This stuff is so DEEP and HARD sometimes! I almost cried when he started talking about how pointing out what a child is doing well (i.e. sharing) makes them do it LESS! All I could think of was how I had made ds a less intrinsically generous person each time I told him that I noticed how much the other child appreciated his sharing, what a kindness that was, etc.

GAHHHHHHHHHHHHH!!!!!!!! There are so many old patterns to break, and so many pitfalls to avoid.

I'm renewed, but also trying to forgive myself for the past, for doing less than I could have but the best I could do at the time.

In that spirit, I'd like to share an article I just read from the NVC QuickContent newsletter in July. It's all about using NVC in your self-talk as a parent:

Thanks for sharing, mamas, and please enjoy!

*****

Getting Past the Parenting "Shoulds", continued

Many parents judge themselves when they find their behavior falling short of their hopes: "I'm a terrible parent"; "If you saw how I behave with my children at home, you wouldn't feel so compassionate toward me..."; "I just can't do this NVC thing!" These are just a few of many statements I have heard from parents over the years.

The tendency so many parents have of judging themselves led me to focus more and more, on supporting parents to work on self-acceptance through self-connection. Without self-acceptance, any attempt at growth and transformation can easily become a path to self-judgments! NVC, with all its focus on transforming judgments, can itself become another yardstick against which to measure ourselves as falling short.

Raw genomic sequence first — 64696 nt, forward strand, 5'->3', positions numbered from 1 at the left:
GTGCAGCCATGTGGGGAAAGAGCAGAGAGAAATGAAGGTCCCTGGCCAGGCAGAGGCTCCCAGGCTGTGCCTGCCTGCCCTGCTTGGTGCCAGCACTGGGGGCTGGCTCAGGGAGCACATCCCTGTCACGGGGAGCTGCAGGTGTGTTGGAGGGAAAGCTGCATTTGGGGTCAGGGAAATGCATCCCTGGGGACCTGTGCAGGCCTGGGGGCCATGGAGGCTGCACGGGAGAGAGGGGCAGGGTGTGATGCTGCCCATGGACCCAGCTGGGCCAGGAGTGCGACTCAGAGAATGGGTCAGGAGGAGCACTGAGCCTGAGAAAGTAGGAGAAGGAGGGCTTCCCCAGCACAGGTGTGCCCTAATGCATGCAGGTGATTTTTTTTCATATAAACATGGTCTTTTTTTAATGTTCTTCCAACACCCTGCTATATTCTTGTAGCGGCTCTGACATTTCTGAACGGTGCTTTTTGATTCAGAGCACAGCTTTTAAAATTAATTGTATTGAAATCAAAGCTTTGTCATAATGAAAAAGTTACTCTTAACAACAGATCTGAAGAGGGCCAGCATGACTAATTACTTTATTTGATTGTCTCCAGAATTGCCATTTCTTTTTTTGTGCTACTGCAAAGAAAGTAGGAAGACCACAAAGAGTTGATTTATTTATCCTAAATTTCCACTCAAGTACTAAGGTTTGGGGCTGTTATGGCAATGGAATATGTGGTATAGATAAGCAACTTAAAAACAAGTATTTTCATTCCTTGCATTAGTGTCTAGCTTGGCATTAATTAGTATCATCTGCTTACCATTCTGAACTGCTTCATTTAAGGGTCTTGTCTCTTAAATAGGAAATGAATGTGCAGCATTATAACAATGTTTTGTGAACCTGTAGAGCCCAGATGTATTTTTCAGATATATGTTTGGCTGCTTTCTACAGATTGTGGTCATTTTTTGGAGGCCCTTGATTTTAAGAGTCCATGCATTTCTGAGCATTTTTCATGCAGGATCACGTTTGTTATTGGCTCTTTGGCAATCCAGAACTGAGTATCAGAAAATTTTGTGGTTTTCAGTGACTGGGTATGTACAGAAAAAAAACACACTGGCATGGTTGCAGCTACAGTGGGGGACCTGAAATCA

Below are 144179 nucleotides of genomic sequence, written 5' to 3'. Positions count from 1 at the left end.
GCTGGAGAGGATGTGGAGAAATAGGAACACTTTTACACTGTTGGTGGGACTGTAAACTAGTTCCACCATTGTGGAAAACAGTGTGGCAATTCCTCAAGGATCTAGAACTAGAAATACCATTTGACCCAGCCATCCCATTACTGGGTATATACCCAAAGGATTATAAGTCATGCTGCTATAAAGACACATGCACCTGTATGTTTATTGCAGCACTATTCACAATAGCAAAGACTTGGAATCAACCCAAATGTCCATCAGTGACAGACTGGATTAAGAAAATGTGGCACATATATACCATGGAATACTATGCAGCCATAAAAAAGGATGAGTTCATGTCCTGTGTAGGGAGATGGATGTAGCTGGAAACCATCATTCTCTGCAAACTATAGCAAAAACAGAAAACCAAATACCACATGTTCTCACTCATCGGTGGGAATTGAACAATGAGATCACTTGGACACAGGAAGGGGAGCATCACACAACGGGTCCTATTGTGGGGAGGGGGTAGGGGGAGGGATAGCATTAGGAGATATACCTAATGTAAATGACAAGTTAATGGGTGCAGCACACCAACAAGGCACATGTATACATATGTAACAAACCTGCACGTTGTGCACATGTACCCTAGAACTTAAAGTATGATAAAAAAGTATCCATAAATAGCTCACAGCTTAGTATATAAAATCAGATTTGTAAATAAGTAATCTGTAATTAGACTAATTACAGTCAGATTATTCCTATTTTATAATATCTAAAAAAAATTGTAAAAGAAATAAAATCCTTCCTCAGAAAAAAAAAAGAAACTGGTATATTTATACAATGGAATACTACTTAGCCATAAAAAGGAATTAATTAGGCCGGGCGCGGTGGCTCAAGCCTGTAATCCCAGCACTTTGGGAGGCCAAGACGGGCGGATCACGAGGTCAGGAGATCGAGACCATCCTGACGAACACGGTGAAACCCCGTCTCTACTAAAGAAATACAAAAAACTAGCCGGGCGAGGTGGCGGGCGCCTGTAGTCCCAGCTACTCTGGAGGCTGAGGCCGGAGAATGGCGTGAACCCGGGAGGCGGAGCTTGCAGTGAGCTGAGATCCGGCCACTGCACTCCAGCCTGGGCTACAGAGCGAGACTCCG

So how do we develop self-compassion, self-acceptance and even self-love? NVC has so much to offer us here! Beginning with the basic practice of self-empathy - checking inwardly with our own feelings and needs.

Self-empathy is a new habit for most people, a very different way to approach ourselves than the self-judgments and self-demands we are used to. Self-empathy can be as simple as getting curious about our feelings and needs, gently inquiring about our inner experience. What am I feeling? What am I needing?

Self-empathy can be taken to a deeper place by using judgments and self-judgments as welcome clues to the deeper life within you, as threads you can hold on to as you navigate your way into yourself.

Another avenue for deepening can be found in opening ourselves to the clues our bodies hold - sensations, movement, sounds - letting ourselves fully experience and make contact with our physical and emotional experience. Then there are various processes for engaging with and deepening our relationship to our needs, so we can move from the state of reactive grasping to get our needs met NOW, to a capacity to live in peace even when our needs are not met.

By reaching in repeatedly to connect with our human experience, we begin to develop compassion and acceptance for ourselves. We deepen our ability to welcome and embrace all of who we are, including on physical, emotional, mental and spiritual levels. Through fuller and deeper self-connection, healing of core patterns of thought and behavior can take place.